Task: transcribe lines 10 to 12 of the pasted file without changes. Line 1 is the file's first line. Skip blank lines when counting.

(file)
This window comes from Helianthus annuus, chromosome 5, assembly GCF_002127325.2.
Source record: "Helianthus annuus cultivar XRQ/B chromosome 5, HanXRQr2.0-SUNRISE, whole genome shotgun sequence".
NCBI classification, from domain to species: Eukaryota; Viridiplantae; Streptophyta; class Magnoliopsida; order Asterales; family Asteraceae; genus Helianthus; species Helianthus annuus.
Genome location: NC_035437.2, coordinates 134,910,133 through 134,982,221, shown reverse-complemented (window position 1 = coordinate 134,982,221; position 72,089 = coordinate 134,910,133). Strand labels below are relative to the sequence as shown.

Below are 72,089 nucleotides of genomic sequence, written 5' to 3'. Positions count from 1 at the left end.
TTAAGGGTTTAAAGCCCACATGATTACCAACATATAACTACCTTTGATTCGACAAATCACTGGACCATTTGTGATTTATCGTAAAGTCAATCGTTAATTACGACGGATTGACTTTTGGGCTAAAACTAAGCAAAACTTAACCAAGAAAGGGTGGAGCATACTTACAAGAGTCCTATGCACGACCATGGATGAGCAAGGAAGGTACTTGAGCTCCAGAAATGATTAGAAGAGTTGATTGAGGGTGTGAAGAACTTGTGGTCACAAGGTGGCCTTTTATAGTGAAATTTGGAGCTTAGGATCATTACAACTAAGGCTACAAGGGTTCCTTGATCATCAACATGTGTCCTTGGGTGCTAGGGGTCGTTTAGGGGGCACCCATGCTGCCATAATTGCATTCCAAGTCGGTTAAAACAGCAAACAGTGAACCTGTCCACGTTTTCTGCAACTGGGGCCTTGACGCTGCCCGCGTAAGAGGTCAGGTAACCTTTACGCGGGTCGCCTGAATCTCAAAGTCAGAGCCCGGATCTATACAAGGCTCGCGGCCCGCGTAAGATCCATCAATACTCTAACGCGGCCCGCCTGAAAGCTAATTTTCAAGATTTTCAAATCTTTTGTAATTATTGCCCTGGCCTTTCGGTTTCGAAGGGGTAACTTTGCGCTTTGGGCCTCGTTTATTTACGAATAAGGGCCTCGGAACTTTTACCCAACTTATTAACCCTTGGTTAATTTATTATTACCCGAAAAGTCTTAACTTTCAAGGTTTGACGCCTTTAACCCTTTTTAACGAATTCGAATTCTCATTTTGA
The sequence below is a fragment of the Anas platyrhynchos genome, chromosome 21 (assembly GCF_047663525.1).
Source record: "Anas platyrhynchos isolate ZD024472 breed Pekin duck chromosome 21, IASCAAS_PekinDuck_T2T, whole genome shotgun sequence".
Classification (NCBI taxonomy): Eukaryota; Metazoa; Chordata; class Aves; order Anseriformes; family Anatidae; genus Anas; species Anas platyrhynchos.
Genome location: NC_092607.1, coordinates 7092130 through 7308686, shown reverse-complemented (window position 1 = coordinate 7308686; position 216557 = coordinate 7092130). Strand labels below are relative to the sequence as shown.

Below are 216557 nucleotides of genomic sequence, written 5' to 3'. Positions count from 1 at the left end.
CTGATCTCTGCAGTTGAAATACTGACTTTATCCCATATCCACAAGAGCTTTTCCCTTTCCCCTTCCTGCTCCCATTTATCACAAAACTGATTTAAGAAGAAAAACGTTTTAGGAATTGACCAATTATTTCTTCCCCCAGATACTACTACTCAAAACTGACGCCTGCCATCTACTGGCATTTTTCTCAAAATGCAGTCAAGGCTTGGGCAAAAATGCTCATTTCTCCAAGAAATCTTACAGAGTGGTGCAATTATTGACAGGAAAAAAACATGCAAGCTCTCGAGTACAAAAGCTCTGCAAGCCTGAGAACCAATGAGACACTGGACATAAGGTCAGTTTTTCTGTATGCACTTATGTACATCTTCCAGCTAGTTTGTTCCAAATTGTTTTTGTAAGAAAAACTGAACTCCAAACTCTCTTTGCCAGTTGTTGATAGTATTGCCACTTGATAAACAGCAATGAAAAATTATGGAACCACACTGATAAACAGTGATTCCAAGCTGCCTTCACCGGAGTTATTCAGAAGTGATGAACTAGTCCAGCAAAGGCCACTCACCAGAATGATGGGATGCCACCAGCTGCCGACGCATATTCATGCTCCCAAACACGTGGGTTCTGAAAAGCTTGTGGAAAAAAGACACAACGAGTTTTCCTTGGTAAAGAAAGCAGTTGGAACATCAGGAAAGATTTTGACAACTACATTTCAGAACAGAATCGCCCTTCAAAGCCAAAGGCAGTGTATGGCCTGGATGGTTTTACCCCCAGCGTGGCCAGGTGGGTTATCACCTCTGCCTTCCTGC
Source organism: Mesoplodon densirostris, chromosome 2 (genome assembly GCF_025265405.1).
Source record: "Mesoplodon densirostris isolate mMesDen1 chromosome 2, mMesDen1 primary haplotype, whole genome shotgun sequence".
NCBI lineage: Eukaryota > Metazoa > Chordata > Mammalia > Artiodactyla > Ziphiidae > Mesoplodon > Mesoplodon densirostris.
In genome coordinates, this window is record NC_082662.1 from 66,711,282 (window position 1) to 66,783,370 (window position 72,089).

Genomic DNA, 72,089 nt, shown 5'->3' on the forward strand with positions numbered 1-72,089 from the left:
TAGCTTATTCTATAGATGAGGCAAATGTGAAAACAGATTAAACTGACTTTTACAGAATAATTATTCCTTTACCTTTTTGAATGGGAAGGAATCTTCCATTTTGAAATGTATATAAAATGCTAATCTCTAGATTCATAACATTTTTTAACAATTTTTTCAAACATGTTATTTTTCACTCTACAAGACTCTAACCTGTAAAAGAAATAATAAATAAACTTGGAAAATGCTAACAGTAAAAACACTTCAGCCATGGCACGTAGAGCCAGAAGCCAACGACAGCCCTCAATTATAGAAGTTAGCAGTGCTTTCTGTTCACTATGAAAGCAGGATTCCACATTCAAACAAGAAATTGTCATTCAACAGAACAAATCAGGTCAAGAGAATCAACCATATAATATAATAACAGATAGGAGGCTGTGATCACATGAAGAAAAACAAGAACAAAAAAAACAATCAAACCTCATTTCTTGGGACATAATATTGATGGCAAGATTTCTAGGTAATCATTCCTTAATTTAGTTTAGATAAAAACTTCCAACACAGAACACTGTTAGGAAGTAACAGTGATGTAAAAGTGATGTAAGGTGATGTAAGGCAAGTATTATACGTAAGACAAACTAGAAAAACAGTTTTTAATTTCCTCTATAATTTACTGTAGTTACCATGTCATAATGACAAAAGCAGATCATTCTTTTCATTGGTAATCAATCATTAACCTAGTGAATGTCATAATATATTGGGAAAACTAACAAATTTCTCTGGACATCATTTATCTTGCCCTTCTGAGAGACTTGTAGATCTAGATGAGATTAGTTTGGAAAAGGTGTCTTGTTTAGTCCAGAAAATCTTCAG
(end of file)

Genome location: NC_092607.1, coordinates 7092130 through 7308686, shown reverse-complemented (window position 1 = coordinate 7308686; position 216557 = coordinate 7092130). Strand labels below are relative to the sequence as shown.

Below are 216557 nucleotides of genomic sequence, written 5' to 3'. Positions count from 1 at the left end.
CTGATCTCTGCAGTTGAAATACTGACTTTATCCCATATCCACAAGAGCTTTTCCCTTTCCCCTTCCTGCTCCCATTTATCACAAAACTGATTTAAGAAGAAAAACGTTTTAGGAATTGACCAATTATTTCTTCCCCCAGATACTACTACTCAAAACTGACGCCTGCCATCTACTGGCATTTTTCTCAAAATGCAGTCAAGGCTTGGGCAAAAATGCTCATTTCTCCAAGAAATCTTACAGAGTGGTGCAATTATTGACAGGAAAAAAACATGCAAGCTCTCGAGTACAAAAGCTCTGCAAGCCTGAGAACCAATGAGACACTGGACATAAGGTCAGTTTTTCTGTATGCACTTATGTACATCTTCCAGCTAGTTTGTTCCAAATTGTTTTTGTAAGAAAAACTGAACTCCAAACTCTCTTTGCCAGTTGTTGATAGTATTGCCACTTGATAAACAGCAATGAAAAATTATGGAACCACACTGATAAACAGTGATTCCAAGCTGCCTTCACCGGAGTTATTCAGAAGTGATGAACTAGTCCAGCAAAGGCCACTCACCAGAATGATGGGATGCCACCAGCTGCCGACGCATATTCATGCTCCCAAACACGTGGGTTCTGAAAAGCTTGTGGAAAAAAGACACAACGAGTTTTCCTTGGTAAAGAAAGCAGTTGGAACATCAGGAAAGATTTTGACAACTACATTTCAGAACAGAATCGCCCTTCAAAGCCAAAGGCAGTGTATGGCCTGGATGGTTTTACCCCCAGCGTGGCCAGGTGGGTTATCACCTCTGCCTTCCTGC